Around Ohio

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3 plead not guilty in corruption probe
Cleveland — The three defendants in a Northeast Ohio corruption case have pleaded not guilty and have been ordered not to leave the state without the court’s permission.
Youngstown Mayor John McNally and Mahoning County Auditor Michael Sciortino were indicted in Cuyahoga County on charges that include racketeering and bribery. Unsuccessful Mahoning County prosecutor candidate Martin Yavorcik faces many of the same charges.
The allegations concerning McNally stem from his time as a Mahoning County commissioner.
A judge set $15,000 bonds for all three May 29.
The men are accused of working with a Youngstown businessman to prevent Mahoning County from moving county offices to another site.
Attorneys for the men said they’re confident their clients will be cleared of all charges.
— Associated Press

Zoo plans contest to name leopard cubs
Akron — The Akron Zoo plans to have a naming contest this summer for a pair of snow leopards born in mid-April.
The zoo announced the births May 28. The male cub and female cub born April 14 remain in a special area with their mother. They aren’t expected to go on public display until late June or early July.
The Akron Beacon Journal  reports snow leopards are considered an endangered species, with possibly 4,000 left in the wild.
Zoo spokesman David Barnhardt says the cubs weigh about 6 pounds and are walking and beginning to climb.
It was the second successful litter for the cubs’ parents, mother Shanti and father Roscoe. Two male cubs born in 2012 now are at zoos in Michigan and Rhode Island.
— Associated Press

State to trim cost
for grass trimming
Dayton — The state is spending roughly $1 million in search of a less costly and easier way to cut the grass and manage the trees and shrubs along Ohio’s interstates and highways.
The Dayton Daily News reports that the effort began last year with the state putting up $177,000 for the first phase of a consulting contract with the Kent-based Davey Resource Group. The company’s recommended changes included spraying chemicals in certain areas to limit the growth of grass and weeds.
But the project’s second phase is pricier. The latest contract with the company will cost taxpayers $1,002,048, the newspaper reports.
A state transportation official says Ohio is trying to be more efficient with vegetation management, while ensuring that animals are kept off the highway.
The consultant is expected to present alternatives to mowing the grass at the state’s usual rate of four times a year, along with ideas to manage heavy bushes, shrubs and trees along highways. The project is slated to take three years before final recommendations are made to the state’s transportation department.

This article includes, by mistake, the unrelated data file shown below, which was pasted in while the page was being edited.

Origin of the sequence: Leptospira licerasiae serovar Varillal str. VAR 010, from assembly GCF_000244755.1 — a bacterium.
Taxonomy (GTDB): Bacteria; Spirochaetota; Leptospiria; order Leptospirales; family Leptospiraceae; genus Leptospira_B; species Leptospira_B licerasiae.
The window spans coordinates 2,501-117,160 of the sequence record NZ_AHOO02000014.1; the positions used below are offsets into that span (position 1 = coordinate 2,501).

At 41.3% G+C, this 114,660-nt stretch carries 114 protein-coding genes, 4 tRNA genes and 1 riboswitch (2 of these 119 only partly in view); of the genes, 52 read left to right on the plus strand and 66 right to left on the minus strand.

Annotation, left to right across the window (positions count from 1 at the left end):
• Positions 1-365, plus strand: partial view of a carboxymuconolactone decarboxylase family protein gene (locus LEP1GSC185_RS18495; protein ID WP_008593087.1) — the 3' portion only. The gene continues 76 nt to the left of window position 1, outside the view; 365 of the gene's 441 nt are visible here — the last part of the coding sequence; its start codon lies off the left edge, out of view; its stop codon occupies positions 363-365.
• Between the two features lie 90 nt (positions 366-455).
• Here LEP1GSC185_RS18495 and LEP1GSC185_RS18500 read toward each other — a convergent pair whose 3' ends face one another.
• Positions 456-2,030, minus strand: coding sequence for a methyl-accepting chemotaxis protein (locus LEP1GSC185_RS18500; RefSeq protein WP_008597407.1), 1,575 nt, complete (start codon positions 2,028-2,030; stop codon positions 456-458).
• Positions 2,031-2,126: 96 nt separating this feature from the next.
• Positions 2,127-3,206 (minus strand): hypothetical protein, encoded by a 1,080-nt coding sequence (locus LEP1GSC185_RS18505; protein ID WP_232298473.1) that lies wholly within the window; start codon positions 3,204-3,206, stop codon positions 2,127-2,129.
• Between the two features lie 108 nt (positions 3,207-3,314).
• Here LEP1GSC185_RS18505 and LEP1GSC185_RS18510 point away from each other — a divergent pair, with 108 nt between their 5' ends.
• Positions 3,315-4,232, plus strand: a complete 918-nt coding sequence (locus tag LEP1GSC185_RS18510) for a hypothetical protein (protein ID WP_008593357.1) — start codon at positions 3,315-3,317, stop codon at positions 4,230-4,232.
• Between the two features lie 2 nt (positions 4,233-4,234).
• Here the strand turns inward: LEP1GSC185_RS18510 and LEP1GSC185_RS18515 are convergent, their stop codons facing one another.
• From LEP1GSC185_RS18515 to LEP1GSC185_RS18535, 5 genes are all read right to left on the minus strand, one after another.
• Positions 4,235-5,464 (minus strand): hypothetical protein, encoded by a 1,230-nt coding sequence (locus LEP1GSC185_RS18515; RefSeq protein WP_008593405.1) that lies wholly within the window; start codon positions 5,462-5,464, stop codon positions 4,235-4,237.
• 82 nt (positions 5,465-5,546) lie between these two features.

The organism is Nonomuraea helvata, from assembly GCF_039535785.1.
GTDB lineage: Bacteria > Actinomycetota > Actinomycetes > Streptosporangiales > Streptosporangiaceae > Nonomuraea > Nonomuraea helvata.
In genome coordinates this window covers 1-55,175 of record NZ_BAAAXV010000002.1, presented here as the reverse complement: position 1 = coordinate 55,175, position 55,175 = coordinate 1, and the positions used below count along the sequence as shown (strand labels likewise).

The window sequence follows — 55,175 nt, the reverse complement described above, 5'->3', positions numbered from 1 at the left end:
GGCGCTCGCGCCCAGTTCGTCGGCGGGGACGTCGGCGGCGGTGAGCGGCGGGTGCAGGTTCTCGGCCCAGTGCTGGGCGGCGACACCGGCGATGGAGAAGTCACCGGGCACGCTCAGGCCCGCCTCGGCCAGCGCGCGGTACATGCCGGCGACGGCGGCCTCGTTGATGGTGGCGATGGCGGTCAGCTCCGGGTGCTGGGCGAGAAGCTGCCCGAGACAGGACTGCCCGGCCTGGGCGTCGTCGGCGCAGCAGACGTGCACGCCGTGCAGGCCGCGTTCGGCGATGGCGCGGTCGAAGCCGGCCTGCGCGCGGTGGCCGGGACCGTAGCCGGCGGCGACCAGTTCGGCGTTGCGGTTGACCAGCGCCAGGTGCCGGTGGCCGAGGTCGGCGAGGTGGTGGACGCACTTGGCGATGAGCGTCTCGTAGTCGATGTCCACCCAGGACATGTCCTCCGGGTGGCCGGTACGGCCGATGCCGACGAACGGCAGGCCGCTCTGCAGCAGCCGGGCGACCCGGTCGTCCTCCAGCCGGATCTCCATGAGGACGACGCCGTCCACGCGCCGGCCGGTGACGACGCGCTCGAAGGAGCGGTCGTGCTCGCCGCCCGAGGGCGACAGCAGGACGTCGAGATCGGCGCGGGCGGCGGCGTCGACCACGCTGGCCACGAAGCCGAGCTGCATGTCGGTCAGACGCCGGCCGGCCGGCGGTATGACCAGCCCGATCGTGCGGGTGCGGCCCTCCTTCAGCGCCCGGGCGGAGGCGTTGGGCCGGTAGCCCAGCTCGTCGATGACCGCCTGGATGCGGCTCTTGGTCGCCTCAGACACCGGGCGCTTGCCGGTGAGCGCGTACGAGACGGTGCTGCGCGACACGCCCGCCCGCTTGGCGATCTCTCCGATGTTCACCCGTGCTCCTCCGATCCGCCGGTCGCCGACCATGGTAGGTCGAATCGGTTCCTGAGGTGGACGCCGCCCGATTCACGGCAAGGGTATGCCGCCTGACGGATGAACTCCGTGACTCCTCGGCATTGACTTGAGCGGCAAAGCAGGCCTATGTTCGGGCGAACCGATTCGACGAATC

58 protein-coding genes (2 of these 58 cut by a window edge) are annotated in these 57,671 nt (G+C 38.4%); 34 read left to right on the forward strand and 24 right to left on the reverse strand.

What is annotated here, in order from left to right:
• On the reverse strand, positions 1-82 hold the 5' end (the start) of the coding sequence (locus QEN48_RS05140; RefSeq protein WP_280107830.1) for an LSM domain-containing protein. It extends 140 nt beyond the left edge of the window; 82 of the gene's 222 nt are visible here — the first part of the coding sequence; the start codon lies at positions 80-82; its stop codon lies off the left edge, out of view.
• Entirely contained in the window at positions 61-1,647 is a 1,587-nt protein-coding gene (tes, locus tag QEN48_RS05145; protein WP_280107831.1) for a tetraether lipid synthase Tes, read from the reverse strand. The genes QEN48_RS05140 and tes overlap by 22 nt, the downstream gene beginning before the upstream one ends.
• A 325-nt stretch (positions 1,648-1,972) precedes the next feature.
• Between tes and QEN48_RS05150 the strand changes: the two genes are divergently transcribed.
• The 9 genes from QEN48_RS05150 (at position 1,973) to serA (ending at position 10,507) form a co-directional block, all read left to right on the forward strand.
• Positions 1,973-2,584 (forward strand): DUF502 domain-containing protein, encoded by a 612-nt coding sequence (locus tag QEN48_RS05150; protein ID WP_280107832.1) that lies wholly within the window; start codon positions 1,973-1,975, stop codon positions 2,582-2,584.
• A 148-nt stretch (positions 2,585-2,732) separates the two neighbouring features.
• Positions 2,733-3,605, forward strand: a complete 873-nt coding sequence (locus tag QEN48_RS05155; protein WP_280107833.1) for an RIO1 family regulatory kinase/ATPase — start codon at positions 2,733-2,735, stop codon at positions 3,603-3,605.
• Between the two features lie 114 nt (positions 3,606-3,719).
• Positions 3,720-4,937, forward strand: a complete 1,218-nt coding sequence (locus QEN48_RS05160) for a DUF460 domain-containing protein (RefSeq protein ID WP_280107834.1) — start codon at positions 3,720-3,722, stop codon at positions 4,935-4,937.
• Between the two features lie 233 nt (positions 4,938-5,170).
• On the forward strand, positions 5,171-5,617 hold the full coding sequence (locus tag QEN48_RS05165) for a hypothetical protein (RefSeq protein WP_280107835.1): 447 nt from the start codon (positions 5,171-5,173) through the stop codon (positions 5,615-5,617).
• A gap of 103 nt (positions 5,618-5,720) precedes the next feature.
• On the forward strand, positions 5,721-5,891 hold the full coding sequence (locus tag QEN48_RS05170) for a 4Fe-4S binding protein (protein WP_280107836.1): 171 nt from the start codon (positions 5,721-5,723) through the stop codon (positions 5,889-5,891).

— Associated Press

Jail offers help to jailed veterans
Lorain — A jail in Northeast Ohio is reaching out to incarcerated military veterans through a new program.
The sheriff’s office in Lorain County, west of Cleveland, says military veterans who are jailed will get some extra help and attention through the Veterans Justice Outreach Program.
If the jailed veterans qualify, they’ll be referred to an outreach specialist who will try to help with re-entering society, mental health problems, medical care, housing and employment.
The idea is to identify veterans who have entered the criminal justice system and are in need of treatment services instead of incarceration.
Sheriff’s Office Sgt. James Gordon tells The Morning Journal of Lorain that the veterans served their country and should be treated with respect.
— Associated Press

Remains ID’d as
soldier missing
in Korean War
Warren — The military says the remains of a Northeast Ohio soldier believed to have died in a prisoner of war camp during the Korean War have been identified.
A statement from the Department of Defense POW/Missing Personnel Office says the remains of 18-year-old Pfc. James R. Holmes of Warren will be buried in Arlington National Cemetery.
Other service members reported that Holmes was captured after his unit was attacked in North Korea in late 1950 and that he died in a camp the following year.
In the early 1990s, North Korea returned more than 200 boxes of what were believed to be remains of hundreds of U.S. military members. The Missing Personnel Office says scientists used forensic tools to identify Holmes’ remains and matched mitochondrial DNA to his siblings.
— Associated Press

 

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